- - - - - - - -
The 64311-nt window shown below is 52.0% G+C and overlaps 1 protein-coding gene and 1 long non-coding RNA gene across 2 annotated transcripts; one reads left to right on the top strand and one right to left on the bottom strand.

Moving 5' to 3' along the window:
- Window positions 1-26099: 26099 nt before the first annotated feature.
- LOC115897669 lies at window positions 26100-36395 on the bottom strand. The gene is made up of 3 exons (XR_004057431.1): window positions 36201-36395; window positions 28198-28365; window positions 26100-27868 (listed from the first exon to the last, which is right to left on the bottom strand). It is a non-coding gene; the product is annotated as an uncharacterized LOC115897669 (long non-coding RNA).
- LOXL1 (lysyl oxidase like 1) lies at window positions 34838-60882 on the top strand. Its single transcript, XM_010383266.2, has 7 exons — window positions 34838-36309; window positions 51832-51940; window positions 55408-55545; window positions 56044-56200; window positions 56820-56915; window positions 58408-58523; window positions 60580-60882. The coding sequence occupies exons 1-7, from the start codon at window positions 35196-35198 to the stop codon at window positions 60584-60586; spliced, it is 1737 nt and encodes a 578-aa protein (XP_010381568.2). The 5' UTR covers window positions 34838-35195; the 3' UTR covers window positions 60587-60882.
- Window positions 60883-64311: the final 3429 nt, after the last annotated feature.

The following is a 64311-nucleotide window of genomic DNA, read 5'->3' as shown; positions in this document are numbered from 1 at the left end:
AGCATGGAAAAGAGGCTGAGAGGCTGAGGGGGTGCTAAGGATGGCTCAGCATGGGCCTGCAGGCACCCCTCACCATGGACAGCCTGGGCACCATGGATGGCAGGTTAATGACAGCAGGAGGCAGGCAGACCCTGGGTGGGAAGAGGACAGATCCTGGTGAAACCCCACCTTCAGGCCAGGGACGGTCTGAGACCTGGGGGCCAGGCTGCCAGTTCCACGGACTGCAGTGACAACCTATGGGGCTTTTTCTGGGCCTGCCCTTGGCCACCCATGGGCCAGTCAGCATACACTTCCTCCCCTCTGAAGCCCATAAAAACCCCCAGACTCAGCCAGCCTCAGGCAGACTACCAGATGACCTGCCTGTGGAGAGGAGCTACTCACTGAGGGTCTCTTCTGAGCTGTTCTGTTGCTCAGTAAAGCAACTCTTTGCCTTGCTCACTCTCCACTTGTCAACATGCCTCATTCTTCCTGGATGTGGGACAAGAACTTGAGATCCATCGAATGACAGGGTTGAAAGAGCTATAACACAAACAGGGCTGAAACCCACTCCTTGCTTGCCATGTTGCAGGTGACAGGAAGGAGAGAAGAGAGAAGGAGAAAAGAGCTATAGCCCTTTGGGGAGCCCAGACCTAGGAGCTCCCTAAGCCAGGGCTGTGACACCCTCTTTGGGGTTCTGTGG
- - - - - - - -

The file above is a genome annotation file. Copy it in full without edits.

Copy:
The 64311-nt window shown below is 52.0% G+C and overlaps 1 protein-coding gene and 1 long non-coding RNA gene across 2 annotated transcripts; one reads left to right on the top strand and one right to left on the bottom strand.

Moving 5' to 3' along the window:
- Window positions 1-26099: 26099 nt before the first annotated feature.
- LOC115897669 lies at window positions 26100-36395 on the bottom strand. The gene is made up of 3 exons (XR_004057431.1): window positions 36201-36395; window positions 28198-28365; window positions 26100-27868 (listed from the first exon to the last, which is right to left on the bottom strand). It is a non-coding gene; the product is annotated as an uncharacterized LOC115897669 (long non-coding RNA).
- LOXL1 (lysyl oxidase like 1) lies at window positions 34838-60882 on the top strand. Its single transcript, XM_010383266.2, has 7 exons — window positions 34838-36309; window positions 51832-51940; window positions 55408-55545; window positions 56044-56200; window positions 56820-56915; window positions 58408-58523; window positions 60580-60882. The coding sequence occupies exons 1-7, from the start codon at window positions 35196-35198 to the stop codon at window positions 60584-60586; spliced, it is 1737 nt and encodes a 578-aa protein (XP_010381568.2). The 5' UTR covers window positions 34838-35195; the 3' UTR covers window positions 60587-60882.
- Window positions 60883-64311: the final 3429 nt, after the last annotated feature.

The following is a 64311-nucleotide window of genomic DNA, read 5'->3' as shown; positions in this document are numbered from 1 at the left end:
AGCATGGAAAAGAGGCTGAGAGGCTGAGGGGGTGCTAAGGATGGCTCAGCATGGGCCTGCAGGCACCCCTCACCATGGACAGCCTGGGCACCATGGATGGCAGGTTAATGACAGCAGGAGGCAGGCAGACCCTGGGTGGGAAGAGGACAGATCCTGGTGAAACCCCACCTTCAGGCCAGGGACGGTCTGAGACCTGGGGGCCAGGCTGCCAGTTCCACGGACTGCAGTGACAACCTATGGGGCTTTTTCTGGGCCTGCCCTTGGCCACCCATGGGCCAGTCAGCATACACTTCCTCCCCTCTGAAGCCCATAAAAACCCCCAGACTCAGCCAGCCTCAGGCAGACTACCAGATGACCTGCCTGTGGAGAGGAGCTACTCACTGAGGGTCTCTTCTGAGCTGTTCTGTTGCTCAGTAAAGCAACTCTTTGCCTTGCTCACTCTCCACTTGTCAACATGCCTCATTCTTCCTGGATGTGGGACAAGAACTTGAGATCCATCGAATGACAGGGTTGAAAGAGCTATAACACAAACAGGGCTGAAACCCACTCCTTGCTTGCCATGTTGCAGGTGACAGGAAGGAGAGAAGAGAGAAGGAGAAAAGAGCTATAGCCCTTTGGGGAGCCCAGACCTAGGAGCTCCCTAAGCCAGGGCTGTGACACCCTCTTTGGGGTTCTGTGG